Efforts to protect land, water, and quality of life in northwest Wisconsin communities from large-scale livestock facilities are coming to a critical point after months of study and discussion. Such Concentrated Animal Feeding Operations (CAFOs) have caused serious pollution and accelerated the disappearance of family farms across the Midwest.
There is intense interest by industrial agriculture in expanding CAFOs from Iowa, where they are prevalent, into parts of the St. Croix River watershed.
Local governments along the river, including counties and rural townships, have been working on the issue as temporary moratoriums block new applications to give officials time to develop rules and regulations.
One such effort has been a study and suggested ordinance proposed in Polk County, which contains St. Croix River tributaries including the Apple, Trade, and Willow Rivers. The county halted any new applications for CAFOs last fall as it studied the issue and worked on regulations.
The ordinance is expected to be voted on by a key committee on July 8.
‘Rolls out the red carpet’
Environmental advocates in the region say the proposed ordinance was crafted by two pro-CAFO county commissioners, and it “rolls out the red carpet for hog factory farm developers.” They are urging their fellow citizens to speak up in opposition.
Criticisms of the ordinance include the fact it would allow hog barns and manure lagoons 200 feet from neighbors, and a quarter-mile from lakes and rivers. There are few other restrictions on operations.
Polk County commissioners heard some feedback to the proposal, and a draft report on the issue by the county’s Environmental Services Committee, at its June 16 meeting.
“Huge hog factories have serious detrimental effects on public health and land,” Laketown resident Vicki Breault told the board. “Once the damage is done, it is difficult if not impossible to reverse.”
Laketown is located north of St. Croix Falls, and it lives up to its name with numerous bodies of water. It is also a key area targeted by CAFO developers, just south of the Burnett County line, where a hog farm that would house up to 26,000 swine has already been proposed.
Breault and other speakers also called a report on the issue conducted by the county’s Environmental Services Committee, which commissioner Brad Olson chairs, inadequate. The report does not include recommendations for ordinances, existing laws and regulations, or many other key pieces of information.
“This report falls far short of reasonable expectation for a six month long study of one of the most controversial and divisive issues this county has faced for decades,” said another speaker, Thomas Scott.
Local communities can only regulate CAFOs, and are prohibited by Wisconsin law from banning them altogether. In addition, “right-to-farm” laws limit legal opposition from neighbors. But government units like Polk County can enact ordinances that try to reduce the impact of such facilities.
The two townships at the center of CAFO interest in Polk County are Laketown and Eureka, in the far northwest of the county. Eureka Township adjoins the St. Croix River from about Wolf Creek south to St. Croix Falls.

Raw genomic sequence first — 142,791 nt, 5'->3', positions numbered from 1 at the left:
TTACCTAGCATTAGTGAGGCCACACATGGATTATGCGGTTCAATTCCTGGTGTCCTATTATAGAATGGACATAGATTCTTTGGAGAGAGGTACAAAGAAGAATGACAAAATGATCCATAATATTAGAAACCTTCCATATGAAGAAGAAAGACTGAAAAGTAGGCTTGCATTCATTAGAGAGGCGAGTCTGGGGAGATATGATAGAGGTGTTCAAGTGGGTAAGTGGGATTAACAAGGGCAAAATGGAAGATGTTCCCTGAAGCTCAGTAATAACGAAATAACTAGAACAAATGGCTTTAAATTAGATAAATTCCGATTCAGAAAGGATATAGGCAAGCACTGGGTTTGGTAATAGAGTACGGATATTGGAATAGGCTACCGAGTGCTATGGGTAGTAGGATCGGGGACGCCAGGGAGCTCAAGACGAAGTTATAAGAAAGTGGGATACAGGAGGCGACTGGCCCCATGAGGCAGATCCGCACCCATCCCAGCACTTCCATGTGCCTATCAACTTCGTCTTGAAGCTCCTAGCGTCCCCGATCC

Farming has been part of the region for centuries, but the livestock industry is rapidly moving toward consolidation, cutting connections to communities and the land, and significantly increasing the risk of pollution. Larger and larger facilities can create greater efficiency and profits, but it also means a lot of manure is located in small areas.
Both townships recently enacted their own CAFO moratoriums, and then passed their own ordinances. Citizens say there needs to be strong county-wide regulation, and enforcement of the rules, if any CAFOs begin operating.
“Although animal manure is an invaluable fertilizer, waste quantities of the magnitude produced by CAFO operations represent a public a health and ecological hazard through the degradation of surface and ground water resources,” Eureka Township’s new ordinance reads.
The town also pointed to the application for a CAFO in neighboring Burnett County, which predicts the operation would produce more than 9 million gallons of manure each year, and spread it all on local farm fields.
Bayfield County in northern Wisconsin enacted a strict ordinance in 2016, and a proposed large-scale livestock facility was halted. That ordinance included requiring CAFOs to have the capacity to store manure for about 18 months rather than the state requirement of six months of manure storage (which would allow for spreading it only when the ground is able to absorb the manure).
Public input on Polk County’s proposed ordinance is being accepted in a few ways during the next week. Comments from Polk County citizens are most valuable. Here is a list of ways to weigh in, from advocate Lisa Doerr:
- Today – Use your phone to record a video message (3-minute limit). Start with your name and town. Then tell them we don’t want the Olson/Nelson ordinance. Email it by July 6 to email@example.com
- July 1 – Record a video comment at County Government Center between 2 and 8 p.m.
- July 8 – Testify to the Environment Services Committee at County Government Center at 10 a.m.